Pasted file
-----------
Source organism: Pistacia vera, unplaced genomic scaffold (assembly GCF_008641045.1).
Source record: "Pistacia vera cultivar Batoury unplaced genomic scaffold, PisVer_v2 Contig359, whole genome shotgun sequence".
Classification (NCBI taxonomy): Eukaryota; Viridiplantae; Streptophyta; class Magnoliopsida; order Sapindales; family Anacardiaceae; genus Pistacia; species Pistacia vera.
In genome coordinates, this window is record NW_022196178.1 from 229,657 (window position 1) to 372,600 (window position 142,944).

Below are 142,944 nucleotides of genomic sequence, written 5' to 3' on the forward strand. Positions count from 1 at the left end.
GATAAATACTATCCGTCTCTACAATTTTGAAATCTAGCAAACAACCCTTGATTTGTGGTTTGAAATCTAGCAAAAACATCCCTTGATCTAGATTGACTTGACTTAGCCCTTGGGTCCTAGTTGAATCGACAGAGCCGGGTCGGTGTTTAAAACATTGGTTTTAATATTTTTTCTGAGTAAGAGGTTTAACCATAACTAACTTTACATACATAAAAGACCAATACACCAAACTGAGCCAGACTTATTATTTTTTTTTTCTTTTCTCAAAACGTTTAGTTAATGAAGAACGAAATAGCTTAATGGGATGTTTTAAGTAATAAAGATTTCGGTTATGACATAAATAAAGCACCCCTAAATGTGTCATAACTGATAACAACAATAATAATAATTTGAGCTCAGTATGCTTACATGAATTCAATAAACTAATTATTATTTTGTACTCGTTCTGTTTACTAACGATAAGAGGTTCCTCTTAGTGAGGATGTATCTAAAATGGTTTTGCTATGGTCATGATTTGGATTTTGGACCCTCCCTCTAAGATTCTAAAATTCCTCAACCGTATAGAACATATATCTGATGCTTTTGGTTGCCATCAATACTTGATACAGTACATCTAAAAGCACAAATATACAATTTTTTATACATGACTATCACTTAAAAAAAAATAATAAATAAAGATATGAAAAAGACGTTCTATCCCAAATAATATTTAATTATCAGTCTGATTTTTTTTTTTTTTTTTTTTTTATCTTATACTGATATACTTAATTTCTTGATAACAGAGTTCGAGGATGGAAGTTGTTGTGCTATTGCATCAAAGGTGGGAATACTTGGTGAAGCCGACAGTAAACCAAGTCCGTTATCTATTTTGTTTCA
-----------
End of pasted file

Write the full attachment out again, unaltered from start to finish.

Source organism: Pistacia vera, unplaced genomic scaffold (assembly GCF_008641045.1).
Source record: "Pistacia vera cultivar Batoury unplaced genomic scaffold, PisVer_v2 Contig359, whole genome shotgun sequence".
Classification (NCBI taxonomy): Eukaryota; Viridiplantae; Streptophyta; class Magnoliopsida; order Sapindales; family Anacardiaceae; genus Pistacia; species Pistacia vera.
In genome coordinates, this window is record NW_022196178.1 from 229,657 (window position 1) to 372,600 (window position 142,944).

Below are 142,944 nucleotides of genomic sequence, written 5' to 3' on the forward strand. Positions count from 1 at the left end.
GATAAATACTATCCGTCTCTACAATTTTGAAATCTAGCAAACAACCCTTGATTTGTGGTTTGAAATCTAGCAAAAACATCCCTTGATCTAGATTGACTTGACTTAGCCCTTGGGTCCTAGTTGAATCGACAGAGCCGGGTCGGTGTTTAAAACATTGGTTTTAATATTTTTTCTGAGTAAGAGGTTTAACCATAACTAACTTTACATACATAAAAGACCAATACACCAAACTGAGCCAGACTTATTATTTTTTTTTTCTTTTCTCAAAACGTTTAGTTAATGAAGAACGAAATAGCTTAATGGGATGTTTTAAGTAATAAAGATTTCGGTTATGACATAAATAAAGCACCCCTAAATGTGTCATAACTGATAACAACAATAATAATAATTTGAGCTCAGTATGCTTACATGAATTCAATAAACTAATTATTATTTTGTACTCGTTCTGTTTACTAACGATAAGAGGTTCCTCTTAGTGAGGATGTATCTAAAATGGTTTTGCTATGGTCATGATTTGGATTTTGGACCCTCCCTCTAAGATTCTAAAATTCCTCAACCGTATAGAACATATATCTGATGCTTTTGGTTGCCATCAATACTTGATACAGTACATCTAAAAGCACAAATATACAATTTTTTATACATGACTATCACTTAAAAAAAAATAATAAATAAAGATATGAAAAAGACGTTCTATCCCAAATAATATTTAATTATCAGTCTGATTTTTTTTTTTTTTTTTTTTTTATCTTATACTGATATACTTAATTTCTTGATAACAGAGTTCGAGGATGGAAGTTGTTGTGCTATTGCATCAAAGGTGGGAATACTTGGTGAAGCCGACAGTAAACCAAGTCCGTTATCTATTTTGTTTCA